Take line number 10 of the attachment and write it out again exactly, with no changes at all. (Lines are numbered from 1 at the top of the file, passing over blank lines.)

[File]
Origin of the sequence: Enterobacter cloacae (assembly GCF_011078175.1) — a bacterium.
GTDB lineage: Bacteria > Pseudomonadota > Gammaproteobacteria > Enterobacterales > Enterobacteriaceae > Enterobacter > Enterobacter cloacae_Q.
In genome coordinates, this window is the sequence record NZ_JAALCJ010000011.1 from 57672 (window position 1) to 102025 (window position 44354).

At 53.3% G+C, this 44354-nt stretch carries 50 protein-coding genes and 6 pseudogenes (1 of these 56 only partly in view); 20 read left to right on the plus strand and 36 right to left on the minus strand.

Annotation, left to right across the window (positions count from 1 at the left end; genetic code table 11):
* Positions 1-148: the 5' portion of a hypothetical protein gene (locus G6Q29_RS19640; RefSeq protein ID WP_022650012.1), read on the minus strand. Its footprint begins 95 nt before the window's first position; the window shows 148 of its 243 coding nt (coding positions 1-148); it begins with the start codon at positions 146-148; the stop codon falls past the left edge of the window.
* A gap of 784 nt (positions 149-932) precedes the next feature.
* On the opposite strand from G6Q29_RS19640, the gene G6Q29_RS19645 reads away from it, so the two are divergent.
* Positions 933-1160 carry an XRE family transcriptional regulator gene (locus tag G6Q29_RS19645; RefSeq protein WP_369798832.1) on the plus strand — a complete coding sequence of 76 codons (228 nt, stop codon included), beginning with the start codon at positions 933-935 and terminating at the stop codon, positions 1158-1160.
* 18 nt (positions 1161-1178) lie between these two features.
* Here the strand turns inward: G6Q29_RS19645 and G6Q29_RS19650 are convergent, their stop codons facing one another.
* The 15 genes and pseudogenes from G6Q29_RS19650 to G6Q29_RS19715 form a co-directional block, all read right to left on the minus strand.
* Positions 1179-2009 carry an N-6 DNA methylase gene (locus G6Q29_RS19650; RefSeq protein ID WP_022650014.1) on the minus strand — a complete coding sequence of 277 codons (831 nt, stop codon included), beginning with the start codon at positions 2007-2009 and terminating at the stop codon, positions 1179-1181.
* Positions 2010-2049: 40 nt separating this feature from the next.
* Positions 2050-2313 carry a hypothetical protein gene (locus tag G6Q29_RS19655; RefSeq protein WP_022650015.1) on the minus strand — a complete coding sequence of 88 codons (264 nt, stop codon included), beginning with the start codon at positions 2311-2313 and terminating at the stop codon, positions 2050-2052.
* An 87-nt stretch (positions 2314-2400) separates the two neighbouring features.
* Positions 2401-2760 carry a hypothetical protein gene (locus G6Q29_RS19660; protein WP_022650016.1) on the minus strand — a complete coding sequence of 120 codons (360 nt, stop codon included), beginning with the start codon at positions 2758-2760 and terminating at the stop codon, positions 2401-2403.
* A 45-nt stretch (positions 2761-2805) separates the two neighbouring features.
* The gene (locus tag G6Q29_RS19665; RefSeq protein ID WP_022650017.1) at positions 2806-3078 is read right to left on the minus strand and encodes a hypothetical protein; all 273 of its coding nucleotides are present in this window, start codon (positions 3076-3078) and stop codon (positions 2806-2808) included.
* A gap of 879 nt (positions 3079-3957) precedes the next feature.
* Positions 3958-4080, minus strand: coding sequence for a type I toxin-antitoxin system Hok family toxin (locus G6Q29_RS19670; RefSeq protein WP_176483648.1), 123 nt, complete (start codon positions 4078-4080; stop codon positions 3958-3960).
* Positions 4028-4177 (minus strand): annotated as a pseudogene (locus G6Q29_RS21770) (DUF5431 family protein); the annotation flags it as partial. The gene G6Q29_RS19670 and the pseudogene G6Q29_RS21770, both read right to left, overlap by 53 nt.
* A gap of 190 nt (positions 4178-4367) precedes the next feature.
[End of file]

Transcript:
* 18 nt (positions 1161-1178) lie between these two features.